Wednesday, June 25, 2008

Just Like the "Dirty Thirties" - Oklahoma Is Dusting Up



It's not yet as dry and dusty as when Woodie Guthrie first sang "So long, it's been good to know yuh..." But, it's getting there.

While heavy rains are flooding crops across the Midwest and most of Oklahoma, the Oklahoma Panhandle has been hit with one of the worst droughts in its history. It's drier now than it was in the Dust Bowl years of the 1930s and to date it's the second driest year on record for the Panhandle.
This too reduces the amount of grain that will be produced by US farmers, just as the Midwest floods have done.

One thing Economics professors seldom mention is the possible role of the agricultural losses of the Dust Bowl era (~1930 - 1940) in causing the Great Depression (~1929 - 1939). That economies depend on living systems (like soil) just never seems to be credited.

The truth is, in the face of severe weather extremes, "drought tolerant plants' and government subsidies can do little in the short term.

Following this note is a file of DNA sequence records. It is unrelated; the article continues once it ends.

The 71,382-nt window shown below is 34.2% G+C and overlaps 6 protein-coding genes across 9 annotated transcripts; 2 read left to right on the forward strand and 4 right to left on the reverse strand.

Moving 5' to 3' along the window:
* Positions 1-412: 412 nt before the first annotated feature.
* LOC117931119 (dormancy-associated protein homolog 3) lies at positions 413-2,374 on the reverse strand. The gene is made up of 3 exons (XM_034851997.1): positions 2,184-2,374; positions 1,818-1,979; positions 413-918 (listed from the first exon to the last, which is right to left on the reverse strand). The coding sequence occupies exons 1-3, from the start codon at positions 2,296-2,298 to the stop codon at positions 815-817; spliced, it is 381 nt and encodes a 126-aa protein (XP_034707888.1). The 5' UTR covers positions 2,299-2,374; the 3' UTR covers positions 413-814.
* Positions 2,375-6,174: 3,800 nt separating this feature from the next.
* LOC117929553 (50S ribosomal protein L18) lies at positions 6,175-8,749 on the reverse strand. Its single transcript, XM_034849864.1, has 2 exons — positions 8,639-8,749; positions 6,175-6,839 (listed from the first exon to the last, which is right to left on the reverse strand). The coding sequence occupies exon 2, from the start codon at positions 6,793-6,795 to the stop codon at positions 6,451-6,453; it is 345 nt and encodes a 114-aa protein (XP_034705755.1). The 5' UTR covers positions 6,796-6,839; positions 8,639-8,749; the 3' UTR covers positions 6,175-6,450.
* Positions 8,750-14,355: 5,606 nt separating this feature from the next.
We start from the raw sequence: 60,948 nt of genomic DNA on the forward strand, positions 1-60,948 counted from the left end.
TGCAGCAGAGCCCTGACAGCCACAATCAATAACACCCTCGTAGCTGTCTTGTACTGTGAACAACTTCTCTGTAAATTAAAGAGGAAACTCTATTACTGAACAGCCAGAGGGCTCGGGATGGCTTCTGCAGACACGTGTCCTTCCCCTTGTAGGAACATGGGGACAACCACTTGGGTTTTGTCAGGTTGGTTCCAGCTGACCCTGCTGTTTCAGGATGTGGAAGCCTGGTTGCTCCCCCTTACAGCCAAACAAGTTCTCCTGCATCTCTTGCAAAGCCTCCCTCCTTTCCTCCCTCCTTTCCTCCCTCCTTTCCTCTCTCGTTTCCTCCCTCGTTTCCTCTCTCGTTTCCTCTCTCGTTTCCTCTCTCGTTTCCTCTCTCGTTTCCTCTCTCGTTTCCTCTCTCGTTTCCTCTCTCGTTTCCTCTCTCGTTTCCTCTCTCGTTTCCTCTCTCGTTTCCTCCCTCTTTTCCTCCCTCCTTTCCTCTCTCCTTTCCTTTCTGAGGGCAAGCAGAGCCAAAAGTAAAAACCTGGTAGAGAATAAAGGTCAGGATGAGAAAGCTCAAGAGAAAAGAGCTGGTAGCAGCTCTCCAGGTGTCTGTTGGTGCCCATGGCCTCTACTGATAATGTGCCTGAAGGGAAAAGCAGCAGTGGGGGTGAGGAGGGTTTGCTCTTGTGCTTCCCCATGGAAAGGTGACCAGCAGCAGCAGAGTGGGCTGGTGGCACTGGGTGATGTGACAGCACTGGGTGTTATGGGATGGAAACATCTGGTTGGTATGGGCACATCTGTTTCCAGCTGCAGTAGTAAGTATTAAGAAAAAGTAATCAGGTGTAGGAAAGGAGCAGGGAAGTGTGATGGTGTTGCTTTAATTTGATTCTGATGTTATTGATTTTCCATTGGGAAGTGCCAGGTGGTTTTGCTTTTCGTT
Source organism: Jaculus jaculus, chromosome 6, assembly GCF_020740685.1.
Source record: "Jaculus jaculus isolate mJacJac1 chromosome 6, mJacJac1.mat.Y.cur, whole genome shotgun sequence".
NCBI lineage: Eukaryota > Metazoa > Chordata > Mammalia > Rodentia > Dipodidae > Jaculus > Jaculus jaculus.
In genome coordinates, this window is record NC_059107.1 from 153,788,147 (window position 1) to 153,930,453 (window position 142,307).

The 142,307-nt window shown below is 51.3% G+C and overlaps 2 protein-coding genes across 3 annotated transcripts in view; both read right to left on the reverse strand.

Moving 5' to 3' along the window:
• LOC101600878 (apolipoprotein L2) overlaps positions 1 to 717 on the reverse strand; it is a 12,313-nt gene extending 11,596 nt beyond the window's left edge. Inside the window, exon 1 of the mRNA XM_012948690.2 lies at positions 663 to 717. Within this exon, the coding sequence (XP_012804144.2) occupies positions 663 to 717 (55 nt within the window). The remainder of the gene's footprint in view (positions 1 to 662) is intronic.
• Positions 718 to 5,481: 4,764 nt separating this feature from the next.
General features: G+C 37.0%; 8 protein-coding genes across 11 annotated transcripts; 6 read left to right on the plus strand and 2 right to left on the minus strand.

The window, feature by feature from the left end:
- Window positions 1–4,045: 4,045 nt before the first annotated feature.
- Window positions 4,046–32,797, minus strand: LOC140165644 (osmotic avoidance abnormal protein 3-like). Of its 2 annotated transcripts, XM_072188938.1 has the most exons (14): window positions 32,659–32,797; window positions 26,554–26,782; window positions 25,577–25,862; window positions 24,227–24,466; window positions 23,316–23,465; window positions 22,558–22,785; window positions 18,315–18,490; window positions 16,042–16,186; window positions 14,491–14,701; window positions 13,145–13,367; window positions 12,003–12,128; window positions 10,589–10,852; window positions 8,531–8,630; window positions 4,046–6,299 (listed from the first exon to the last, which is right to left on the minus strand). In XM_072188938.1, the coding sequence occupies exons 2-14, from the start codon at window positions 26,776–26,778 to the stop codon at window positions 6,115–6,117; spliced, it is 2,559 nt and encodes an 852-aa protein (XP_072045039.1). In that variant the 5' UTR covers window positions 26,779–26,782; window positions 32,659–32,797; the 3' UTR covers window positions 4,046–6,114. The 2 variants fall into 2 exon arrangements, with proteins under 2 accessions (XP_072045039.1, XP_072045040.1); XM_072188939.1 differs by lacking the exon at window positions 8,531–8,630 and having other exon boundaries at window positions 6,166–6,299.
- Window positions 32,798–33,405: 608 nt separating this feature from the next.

This 'dust from the past' should remind us of the importance of maintaining basic soil conservation practices. Many of the farming practices that had been in place in response to lessons of the 1930s, are now abandoned. Without those tree lines, we may hear once again Dust Bowl Ballads.

See also::Ethanol Death Watch As Corn Prices Rocket AND Living In The Up-Down, Hot-Cold, Dry-Wet Future

Via::NewsOK,com, In Panhandle, the best crops are Dust Bowl memories Image credit::Fair Valley Eagle, Okie Legacy, Great Blow of 1934

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